Nicolas Fiott, as a merchant, was one of Jersey's largest employers in the 18th century, but it is for his long-running dispute with the island's heirarchy that he is better known.
Born in St Saviour in 1704, he was the youngest son of Jean and Catherine Ahier. He went to sea, but settled on dry land as a merchant after marrying Anne Dumaresq, daughter of Edouard and Anne de Carteret, in 1740.
He traded with Newfoundland and opened a large trading station on Ile Percée Bay. By 1764 he was described by the Principals of St Helier as "one of the principal merchants of this island, who employs as many, or more, people in his services by land and sea as any other person in the island".
His extraordinary long struggle with the Lemprieres, Charles, the Lieut-Bailiff and Philippe, the Attorney-General started in 1759 with an action brought against Philippe Mattingley, headmaster of St Mannelier, for caning his young son. He lost the case, and appealed in vain to the Privy Council.
Further disputes arose over his complaint that Philippe Lempriere was starving French prisoners of war to make profits; over a claim that land he bought from Charles Lempriere's wife was smaller than stated; and over a privateer, the Charming Nancy in which he and the Lemprieres were shareholders. It was claimed that the Lemprieres sold the vessel to their brother-in-law Thomas Pipon without consulting Fiott.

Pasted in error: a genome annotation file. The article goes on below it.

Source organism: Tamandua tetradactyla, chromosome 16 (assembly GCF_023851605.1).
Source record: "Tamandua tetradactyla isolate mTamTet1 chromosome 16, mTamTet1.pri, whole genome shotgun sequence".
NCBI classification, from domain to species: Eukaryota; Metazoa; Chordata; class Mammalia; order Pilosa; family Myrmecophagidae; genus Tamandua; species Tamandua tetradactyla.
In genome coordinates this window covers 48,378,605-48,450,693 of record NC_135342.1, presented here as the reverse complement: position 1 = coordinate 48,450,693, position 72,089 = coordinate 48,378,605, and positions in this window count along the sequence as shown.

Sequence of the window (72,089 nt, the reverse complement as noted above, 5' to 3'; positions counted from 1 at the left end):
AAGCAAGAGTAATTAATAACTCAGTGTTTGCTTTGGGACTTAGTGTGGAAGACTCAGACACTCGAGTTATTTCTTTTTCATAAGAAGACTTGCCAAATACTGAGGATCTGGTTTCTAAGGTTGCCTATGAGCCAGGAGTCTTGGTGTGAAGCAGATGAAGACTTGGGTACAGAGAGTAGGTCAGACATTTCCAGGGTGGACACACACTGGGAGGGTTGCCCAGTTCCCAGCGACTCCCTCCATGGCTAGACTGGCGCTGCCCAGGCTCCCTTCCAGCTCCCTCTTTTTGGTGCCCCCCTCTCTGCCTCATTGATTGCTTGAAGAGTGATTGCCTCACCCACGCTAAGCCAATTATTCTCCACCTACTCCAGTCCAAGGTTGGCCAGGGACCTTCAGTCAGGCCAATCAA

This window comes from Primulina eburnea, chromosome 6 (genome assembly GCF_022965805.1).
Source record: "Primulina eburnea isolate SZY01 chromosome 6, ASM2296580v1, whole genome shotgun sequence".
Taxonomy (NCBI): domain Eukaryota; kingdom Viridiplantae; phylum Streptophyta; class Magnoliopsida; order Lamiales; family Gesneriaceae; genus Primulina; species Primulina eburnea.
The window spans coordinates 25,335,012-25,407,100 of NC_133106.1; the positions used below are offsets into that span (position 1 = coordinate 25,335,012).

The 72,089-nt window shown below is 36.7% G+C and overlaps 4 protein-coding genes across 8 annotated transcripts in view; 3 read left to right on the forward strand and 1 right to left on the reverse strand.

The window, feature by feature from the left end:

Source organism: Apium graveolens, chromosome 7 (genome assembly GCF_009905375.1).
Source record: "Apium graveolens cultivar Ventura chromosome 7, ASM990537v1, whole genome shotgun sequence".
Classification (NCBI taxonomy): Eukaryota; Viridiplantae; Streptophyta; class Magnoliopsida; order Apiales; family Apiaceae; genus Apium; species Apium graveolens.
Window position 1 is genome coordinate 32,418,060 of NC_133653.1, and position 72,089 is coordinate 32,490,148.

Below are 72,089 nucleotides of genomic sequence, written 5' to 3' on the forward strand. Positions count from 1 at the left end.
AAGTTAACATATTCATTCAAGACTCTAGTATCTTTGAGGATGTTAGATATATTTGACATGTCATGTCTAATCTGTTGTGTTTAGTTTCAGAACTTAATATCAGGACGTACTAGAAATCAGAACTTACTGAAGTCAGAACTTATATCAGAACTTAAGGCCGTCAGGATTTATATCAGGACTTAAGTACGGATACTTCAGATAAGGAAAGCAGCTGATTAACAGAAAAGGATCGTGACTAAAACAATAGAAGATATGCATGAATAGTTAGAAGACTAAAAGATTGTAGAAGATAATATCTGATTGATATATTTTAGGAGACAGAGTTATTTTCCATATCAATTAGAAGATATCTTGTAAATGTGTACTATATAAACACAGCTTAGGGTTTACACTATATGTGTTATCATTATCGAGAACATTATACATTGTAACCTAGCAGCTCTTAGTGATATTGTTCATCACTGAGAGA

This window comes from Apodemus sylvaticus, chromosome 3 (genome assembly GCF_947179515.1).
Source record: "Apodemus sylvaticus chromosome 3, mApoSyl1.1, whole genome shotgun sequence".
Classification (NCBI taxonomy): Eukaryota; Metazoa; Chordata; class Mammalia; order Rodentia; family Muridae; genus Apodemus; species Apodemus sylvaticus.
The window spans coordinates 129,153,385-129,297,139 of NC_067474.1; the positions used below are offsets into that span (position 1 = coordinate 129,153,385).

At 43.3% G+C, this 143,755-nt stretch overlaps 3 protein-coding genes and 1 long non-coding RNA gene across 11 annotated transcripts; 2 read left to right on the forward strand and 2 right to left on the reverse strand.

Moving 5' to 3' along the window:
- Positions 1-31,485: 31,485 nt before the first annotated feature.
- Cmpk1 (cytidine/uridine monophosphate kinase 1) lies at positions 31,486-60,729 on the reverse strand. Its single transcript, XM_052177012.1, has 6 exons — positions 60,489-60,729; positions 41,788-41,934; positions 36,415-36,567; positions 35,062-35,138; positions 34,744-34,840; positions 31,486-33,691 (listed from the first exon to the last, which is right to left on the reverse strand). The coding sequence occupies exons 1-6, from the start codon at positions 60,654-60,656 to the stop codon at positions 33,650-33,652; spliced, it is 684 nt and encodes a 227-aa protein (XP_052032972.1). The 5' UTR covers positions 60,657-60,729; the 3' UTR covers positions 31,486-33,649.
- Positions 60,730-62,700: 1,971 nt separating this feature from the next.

Charles Lempriere later had Fiott imprisoned when he objected to the appointment of his former lawyer, Pierre Mauger, as deputy Attorney-General and refused to seek pardon after being fined 300 livres and deprived of his office of Centenier.
Fiott was not without his supporters, particularly the Militia men whose Captain he was, and after receiving a petition on his behalf, the Privy Council ordered his release from prison. He broke his bail terms and went to England, but the Privy Council eventually ruled against him and ordered him to return to Jersey.
He remained a fugitive in England, however, and sold up his property in Jersey to Philip de Gruchy after several court cases went against him in his absence. But the Royal Court refused to register the sale.
The tables were turned in 1769, however, when rioters revolted against Lempriere's rule and demanded that Fiott be allowed to return to the island. He was accused by Lempriere supporters of inciting the revolt, but gradually the tide turned and the UK authorities realised that there were genuine problems with the administration of the island. Fiott received the King's pardon in 1771 and returned in triumph to Jersey. He had to agree to his Militia supporters leaving the Royal Court before Lempriere was forced to reinstate him 'in all his rights and possessions'.
Soon there was a fresh dispute between Fiott and Lempriere, who was Seigneur of Rosel. Fiott had obtained the fief of Meleches following the former seigneur's bankruptcy and claimed that the fief was senior to Rosel, giving him precedence over Charles Lempriere. He failed to obtain the support of the Privy Council, but the dispute lingered on, until in 1782, at the age of 78, Fiott was elected Jurat, joining his former enemies in the Court and States until he died four years later.